We’re here – N37.72222 W8.78825. It’s a place called Vila Nova de Milfont, a chilled out low key resort on beautiful estuary and in a national park. It’s a lovely place to be.
Weather: atmospherically misty at the baragem (dam), raining until midday, then back to faultless blue skies.
As Forrest Gump famously said: life is like a box o’ chocolates; you never know what you’re gonna get. It appears he was right. We’ve just heard from Eric and Anne that we can use their villa on the Algarve next week. Whoooaaa yeah! After almost 3 months in the van, we’re SO looking forward to luxury. I had the good fortune to go to university with Eric’s son, Bruce, and subsequently travelled around the world with him. That trip was funded by Eric too, as he gave me 6 months work, and Anne very graciously put up with me sleeping in her front room and eating vast quantities of her delicious cooking. Eric, Anne: once again thanks so much.
A few observations from today:
* Portugal was run under a dictatorship as recently as 1974, mainly by a bloke named Salazar. Although he maintained control for decades, there’s very little evidence of it and I was taken aback to see his name at the foot of a monument at the baragem. I didn’t translate it, so I assume he was big-upping himself at another of his achievements (if you’re interested: after Salazar’s death, the dictatorship was ended in a coup by a poorly funded army, who were tired of fighting colonial freedom fighters whom they were sympathetic to)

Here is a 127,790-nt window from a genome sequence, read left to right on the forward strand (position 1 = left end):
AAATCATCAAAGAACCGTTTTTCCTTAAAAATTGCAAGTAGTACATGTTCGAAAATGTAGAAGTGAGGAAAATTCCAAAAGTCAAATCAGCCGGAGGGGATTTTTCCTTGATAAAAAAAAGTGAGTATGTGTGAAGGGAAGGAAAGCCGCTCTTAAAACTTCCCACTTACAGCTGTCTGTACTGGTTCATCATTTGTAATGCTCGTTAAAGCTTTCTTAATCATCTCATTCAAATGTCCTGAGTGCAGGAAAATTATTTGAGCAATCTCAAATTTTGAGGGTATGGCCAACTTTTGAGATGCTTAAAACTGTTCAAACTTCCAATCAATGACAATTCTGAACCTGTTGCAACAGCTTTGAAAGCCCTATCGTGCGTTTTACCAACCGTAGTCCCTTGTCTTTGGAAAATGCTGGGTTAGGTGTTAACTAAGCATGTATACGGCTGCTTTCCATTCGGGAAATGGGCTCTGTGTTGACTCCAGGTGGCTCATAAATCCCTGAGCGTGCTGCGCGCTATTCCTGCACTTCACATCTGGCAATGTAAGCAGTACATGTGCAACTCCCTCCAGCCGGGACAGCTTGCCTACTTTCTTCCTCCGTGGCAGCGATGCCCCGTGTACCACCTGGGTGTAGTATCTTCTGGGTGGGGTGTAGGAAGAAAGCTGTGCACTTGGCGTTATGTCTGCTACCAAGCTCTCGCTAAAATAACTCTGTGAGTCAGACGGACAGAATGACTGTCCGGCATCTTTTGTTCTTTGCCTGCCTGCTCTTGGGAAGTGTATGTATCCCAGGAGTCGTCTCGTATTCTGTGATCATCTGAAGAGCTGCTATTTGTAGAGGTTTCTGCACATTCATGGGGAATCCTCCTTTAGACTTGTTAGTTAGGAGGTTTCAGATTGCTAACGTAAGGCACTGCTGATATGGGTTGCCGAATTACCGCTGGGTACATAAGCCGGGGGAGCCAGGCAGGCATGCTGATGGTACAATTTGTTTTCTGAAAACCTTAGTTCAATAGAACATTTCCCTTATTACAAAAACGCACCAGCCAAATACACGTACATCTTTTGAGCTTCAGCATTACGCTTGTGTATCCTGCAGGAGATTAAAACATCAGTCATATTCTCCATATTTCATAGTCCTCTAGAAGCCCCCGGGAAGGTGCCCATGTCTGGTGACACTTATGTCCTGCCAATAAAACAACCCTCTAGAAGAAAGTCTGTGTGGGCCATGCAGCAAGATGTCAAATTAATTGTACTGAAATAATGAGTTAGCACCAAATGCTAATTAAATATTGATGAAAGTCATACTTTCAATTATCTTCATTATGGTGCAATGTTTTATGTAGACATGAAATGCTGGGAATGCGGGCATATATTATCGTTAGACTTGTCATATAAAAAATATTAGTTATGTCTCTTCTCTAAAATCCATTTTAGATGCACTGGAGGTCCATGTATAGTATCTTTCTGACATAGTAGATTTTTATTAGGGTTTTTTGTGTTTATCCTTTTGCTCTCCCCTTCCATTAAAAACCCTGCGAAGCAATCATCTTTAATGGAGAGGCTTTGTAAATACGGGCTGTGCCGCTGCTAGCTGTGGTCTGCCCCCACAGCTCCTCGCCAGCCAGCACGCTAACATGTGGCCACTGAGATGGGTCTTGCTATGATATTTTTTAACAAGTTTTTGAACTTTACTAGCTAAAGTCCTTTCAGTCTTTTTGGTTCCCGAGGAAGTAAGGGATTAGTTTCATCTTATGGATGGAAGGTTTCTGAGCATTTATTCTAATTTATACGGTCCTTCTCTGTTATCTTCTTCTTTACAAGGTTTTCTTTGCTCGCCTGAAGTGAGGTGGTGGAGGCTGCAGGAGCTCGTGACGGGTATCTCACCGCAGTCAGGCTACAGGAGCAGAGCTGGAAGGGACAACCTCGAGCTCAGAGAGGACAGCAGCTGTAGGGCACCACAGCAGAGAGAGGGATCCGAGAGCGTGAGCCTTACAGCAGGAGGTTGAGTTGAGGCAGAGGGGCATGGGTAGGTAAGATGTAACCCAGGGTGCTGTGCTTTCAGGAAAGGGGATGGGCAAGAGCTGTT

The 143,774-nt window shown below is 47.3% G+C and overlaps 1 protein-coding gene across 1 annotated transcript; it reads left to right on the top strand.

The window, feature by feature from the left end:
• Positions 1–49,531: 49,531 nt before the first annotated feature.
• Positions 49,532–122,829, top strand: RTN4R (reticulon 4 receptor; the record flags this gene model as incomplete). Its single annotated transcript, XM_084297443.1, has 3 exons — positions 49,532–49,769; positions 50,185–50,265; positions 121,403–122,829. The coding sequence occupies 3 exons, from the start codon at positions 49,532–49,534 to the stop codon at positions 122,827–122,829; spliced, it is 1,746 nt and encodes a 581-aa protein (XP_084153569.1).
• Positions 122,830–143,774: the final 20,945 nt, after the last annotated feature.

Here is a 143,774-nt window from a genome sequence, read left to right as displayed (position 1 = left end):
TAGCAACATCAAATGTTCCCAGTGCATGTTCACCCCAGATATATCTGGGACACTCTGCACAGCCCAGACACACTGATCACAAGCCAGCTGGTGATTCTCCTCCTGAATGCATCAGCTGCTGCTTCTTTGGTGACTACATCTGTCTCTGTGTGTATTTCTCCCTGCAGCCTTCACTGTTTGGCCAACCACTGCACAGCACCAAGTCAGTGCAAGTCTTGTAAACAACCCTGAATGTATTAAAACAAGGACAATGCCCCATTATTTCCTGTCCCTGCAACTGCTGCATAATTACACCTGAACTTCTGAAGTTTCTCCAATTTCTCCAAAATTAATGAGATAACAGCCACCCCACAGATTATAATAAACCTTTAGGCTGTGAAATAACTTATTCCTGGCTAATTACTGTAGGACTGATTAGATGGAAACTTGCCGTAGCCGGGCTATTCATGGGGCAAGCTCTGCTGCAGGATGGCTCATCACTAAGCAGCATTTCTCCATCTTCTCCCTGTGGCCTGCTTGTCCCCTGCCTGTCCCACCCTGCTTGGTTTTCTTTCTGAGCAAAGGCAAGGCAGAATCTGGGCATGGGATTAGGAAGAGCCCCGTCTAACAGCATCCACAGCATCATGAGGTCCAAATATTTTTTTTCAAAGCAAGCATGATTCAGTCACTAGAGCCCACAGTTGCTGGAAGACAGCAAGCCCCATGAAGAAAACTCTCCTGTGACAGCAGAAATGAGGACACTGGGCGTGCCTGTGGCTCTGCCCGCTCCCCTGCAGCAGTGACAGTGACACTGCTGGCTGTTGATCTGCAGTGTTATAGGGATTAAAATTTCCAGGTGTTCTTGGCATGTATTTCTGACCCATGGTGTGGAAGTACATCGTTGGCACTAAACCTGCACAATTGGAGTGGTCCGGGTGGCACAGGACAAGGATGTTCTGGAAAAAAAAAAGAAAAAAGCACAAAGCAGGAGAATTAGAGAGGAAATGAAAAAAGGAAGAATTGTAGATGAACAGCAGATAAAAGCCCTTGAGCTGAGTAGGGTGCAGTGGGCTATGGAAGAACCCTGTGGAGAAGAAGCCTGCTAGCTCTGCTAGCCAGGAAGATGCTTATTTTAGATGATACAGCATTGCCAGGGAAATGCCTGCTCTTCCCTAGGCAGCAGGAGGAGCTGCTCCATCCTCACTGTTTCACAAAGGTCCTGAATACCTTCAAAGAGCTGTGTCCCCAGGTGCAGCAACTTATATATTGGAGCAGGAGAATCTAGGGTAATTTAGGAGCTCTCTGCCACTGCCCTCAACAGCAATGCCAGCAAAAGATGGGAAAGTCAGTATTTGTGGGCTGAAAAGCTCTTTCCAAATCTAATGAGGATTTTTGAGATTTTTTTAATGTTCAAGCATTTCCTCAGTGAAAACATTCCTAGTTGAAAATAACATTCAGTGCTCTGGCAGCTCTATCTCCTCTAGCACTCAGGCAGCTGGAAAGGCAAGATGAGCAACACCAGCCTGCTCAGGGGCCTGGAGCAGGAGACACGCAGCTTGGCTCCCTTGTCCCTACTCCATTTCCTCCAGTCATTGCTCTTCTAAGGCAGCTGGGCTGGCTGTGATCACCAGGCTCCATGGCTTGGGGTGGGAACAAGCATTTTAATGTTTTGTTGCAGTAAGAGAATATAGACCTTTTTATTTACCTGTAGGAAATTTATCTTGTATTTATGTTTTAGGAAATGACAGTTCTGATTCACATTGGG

* We’re travelling through the Alentejo region of Portugal, which sits atop the Algarve and I read is the poorest region within the poorest country of western Europe. Apart from seeing a couple of horse and carts in Evora, we’ve not seen much evidence of deprivation. Perhaps the evidence is in what we don’t see? The roads are empty, celebrations for new year muted, minimal building work going on and the like?
* The map showed yellow roads for today’s route. We expected to need new crockery and fillings this evening, but the roads were lovely smooth blacktop. Go figure: great roads through deserted farmland and cork oaks, while the busy roads in the north were bone shakers?
* We’re parked behind another Hymer, one far more travelled than Dave. The Brit owners, Martin and Vanessa, are veteran travellers with an encyclopedic knowledge of parking places throughout Portugal, and beyond. They told us some great tales of their time on the road, including a couple of lengthy stays in Morocco. We have a lot to learn.
Signing off now. The sun’s set and we have a new list of places in the Algarve to head to after the villa, thanks to Martin (and his book from www.motorhometrails.com). Time for a glass of vino to start the evening.